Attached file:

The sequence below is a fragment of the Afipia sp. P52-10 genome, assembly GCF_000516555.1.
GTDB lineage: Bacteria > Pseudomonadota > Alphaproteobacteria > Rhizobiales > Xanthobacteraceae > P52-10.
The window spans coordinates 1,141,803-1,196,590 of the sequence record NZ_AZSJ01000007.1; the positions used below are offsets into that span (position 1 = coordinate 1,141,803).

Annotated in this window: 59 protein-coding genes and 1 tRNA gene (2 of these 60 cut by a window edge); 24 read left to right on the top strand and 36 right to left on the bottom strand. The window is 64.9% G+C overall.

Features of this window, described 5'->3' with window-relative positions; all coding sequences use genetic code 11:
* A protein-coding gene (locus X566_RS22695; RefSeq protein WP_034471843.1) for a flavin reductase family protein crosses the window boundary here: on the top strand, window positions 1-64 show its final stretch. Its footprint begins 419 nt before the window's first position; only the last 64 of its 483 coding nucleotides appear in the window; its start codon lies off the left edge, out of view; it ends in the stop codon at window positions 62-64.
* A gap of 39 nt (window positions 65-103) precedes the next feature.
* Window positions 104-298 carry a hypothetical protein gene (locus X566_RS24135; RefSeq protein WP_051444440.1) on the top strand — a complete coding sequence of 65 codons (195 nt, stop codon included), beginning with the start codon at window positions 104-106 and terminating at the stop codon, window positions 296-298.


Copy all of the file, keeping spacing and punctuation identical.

The sequence below is a fragment of the Afipia sp. P52-10 genome, assembly GCF_000516555.1.
GTDB lineage: Bacteria > Pseudomonadota > Alphaproteobacteria > Rhizobiales > Xanthobacteraceae > P52-10.
The window spans coordinates 1,141,803-1,196,590 of the sequence record NZ_AZSJ01000007.1; the positions used below are offsets into that span (position 1 = coordinate 1,141,803).

Annotated in this window: 59 protein-coding genes and 1 tRNA gene (2 of these 60 cut by a window edge); 24 read left to right on the top strand and 36 right to left on the bottom strand. The window is 64.9% G+C overall.

Features of this window, described 5'->3' with window-relative positions; all coding sequences use genetic code 11:
* A protein-coding gene (locus X566_RS22695; RefSeq protein WP_034471843.1) for a flavin reductase family protein crosses the window boundary here: on the top strand, window positions 1-64 show its final stretch. Its footprint begins 419 nt before the window's first position; only the last 64 of its 483 coding nucleotides appear in the window; its start codon lies off the left edge, out of view; it ends in the stop codon at window positions 62-64.
* A gap of 39 nt (window positions 65-103) precedes the next feature.
* Window positions 104-298 carry a hypothetical protein gene (locus X566_RS24135; RefSeq protein WP_051444440.1) on the top strand — a complete coding sequence of 65 codons (195 nt, stop codon included), beginning with the start codon at window positions 104-106 and terminating at the stop codon, window positions 296-298.